Comic: GI Joe: A Real American Hero #177
The invasion of Broca Beach begins as the Blue Ninja forces, dressed as Fred-series Crimson Guards, advance towards Cobra Commander's headquarters. While their elite Vipers race home to protect their families, Cobra receives help from two unlikely allies.
This is Larry Hama's eighth chapter in the Blue Ninja saga, and the story still feels fresh and captivating. He's been slowly building up the tension and the threat, from mere stories in issue #171, to the realization of the numbers and inhumanity of the Blue Ninja in the last issue. Just one of these Ninja gave the combined team of Storm Shadow and Snake Eyes challenge. What will a squadron of them, disguised as elite Cobra Guardsmen with a willingness to execute women and children, do to the town of Broca Beach? Larry's been building towards this moment since issue #171, and I am hanging on every panel.
As an aside, it's an interesting twist for Larry to make Cobra the victims in this battle, and even more interesting to make us feel sympathetic for them. Admittedly, I probably have more favorite Cobra characters than Joe characters, but I fully accept the evilness of those Cobra characters, and rarely feel sorry for them. That elite troop of Vipers, which won my respect in the beginning of last issue, now has my full support as they race to Broca Beach to protect their families. While it appears to be a law that Snake Eyes is required to save the day in every conflict, I'm hoping that the Blue Ninja learn very painfully at the wrathful hands of the Viper squads that killing Cobra's family members was the mistake that led to their downfall.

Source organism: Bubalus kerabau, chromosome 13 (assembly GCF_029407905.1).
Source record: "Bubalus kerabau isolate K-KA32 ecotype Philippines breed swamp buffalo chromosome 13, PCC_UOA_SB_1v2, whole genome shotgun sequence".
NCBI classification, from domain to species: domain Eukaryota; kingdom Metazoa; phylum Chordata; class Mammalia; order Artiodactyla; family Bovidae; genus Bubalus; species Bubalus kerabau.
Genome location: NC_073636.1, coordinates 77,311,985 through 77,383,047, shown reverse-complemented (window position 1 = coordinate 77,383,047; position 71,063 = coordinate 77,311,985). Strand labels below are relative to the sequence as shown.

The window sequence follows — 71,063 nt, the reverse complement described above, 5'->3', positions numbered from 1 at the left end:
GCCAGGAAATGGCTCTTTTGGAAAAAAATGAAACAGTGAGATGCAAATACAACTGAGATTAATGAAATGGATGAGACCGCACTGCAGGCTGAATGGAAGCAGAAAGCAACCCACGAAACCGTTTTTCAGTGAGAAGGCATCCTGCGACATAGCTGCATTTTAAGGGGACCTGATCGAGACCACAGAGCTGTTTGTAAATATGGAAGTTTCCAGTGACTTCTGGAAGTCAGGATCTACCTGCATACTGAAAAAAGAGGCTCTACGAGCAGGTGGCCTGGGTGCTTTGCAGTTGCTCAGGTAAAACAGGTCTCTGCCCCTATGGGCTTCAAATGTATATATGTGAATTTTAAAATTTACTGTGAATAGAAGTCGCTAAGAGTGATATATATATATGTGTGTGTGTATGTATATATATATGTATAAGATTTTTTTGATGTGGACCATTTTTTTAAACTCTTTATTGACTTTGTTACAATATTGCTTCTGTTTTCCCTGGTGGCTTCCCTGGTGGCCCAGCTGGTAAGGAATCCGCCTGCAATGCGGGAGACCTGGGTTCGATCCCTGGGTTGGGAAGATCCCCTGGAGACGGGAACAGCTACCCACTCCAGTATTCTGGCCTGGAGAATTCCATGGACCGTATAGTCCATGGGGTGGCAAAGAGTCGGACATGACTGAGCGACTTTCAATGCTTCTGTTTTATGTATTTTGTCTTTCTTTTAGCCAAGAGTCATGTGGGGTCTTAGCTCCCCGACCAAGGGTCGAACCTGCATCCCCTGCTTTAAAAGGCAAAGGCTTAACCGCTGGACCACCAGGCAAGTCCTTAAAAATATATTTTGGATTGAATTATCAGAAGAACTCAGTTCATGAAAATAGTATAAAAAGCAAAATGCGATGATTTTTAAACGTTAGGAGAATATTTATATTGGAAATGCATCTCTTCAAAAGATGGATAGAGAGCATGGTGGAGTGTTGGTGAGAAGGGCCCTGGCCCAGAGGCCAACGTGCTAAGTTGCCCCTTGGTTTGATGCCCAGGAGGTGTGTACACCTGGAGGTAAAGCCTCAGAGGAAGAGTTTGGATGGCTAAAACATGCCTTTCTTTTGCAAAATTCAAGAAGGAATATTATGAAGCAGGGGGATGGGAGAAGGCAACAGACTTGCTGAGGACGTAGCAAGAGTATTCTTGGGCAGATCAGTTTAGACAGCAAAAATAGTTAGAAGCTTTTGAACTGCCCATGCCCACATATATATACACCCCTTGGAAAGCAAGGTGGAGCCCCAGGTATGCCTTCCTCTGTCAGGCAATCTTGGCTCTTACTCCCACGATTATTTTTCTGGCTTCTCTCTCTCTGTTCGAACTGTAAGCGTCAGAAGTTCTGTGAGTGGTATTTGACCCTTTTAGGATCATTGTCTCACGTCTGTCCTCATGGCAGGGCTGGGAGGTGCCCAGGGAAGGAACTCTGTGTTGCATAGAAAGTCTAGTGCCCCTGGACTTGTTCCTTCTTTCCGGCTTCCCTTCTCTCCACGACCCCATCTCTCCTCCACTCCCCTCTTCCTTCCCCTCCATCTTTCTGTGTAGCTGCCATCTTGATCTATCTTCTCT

I mentioned in the review for the last issue that the Baroness seemed to be a shadow of her former self since the relaunch, and that I hoped Hama would return her to her former glory. He, and she, did not disappoint. Intelligent, witty, calm under fire, and possessing the grace of someone who knows that the most important person in the immediate vicinity is herself: these are the qualities that we loved about the Baroness, and they are all here in this issue.
I've also mentioned in previous reviews how tiresome Snake Eyes can be as a character, for much of his development depends on whomever he is interacting with. When he is paired with Helix (someone who is devoid of overt emotions and idolizes Snake Eyes), his characterization can become dull to the point of being excruciating. While the team-up between Baroness and Snake Eyes has been foreshadowed for a couple months now, what was unexpected is how good their pairing seems to be, especially considering (or maybe because?) of the long history the two characters share. Baroness has so much personality to spare for the both of them. It's refreshing to see someone else take the driver's seat in a team-up with Snake Eyes for a change.
Ron Frenz returns to G.I. Joe: A Real American Hero after last helping out with this year's annual. Whenever there is a change in artists in a book, it's next to impossible not to compare the current artist's style with the previous artist. Especially when that previous artist is S.L. Gallant, who has done much recently to set the look and tone for this book. In comparison to Gallant's, Frenz's work is more linear and angular, which isn't bad, just a little jolting for someone used to Gallant drawing these vintage characters. Taking Frenz's work on its own, though, he excels in dynamic storytelling: he characters are expressive and seem full of motion. While I'd love for Gallant to stay on ARAH as long as possible, having Frenz as an alternative is more than fine with me.
"Snake Eyes is on our side in this particular fight. Or at least he's on my side, but I suppose you are covered by proximity..."
The seeds Hama has planted eight issues ago are coming to fruit with this issue. The players are in place, the tension is high, and the stakes are even higher. A fun and exciting read. Recommended.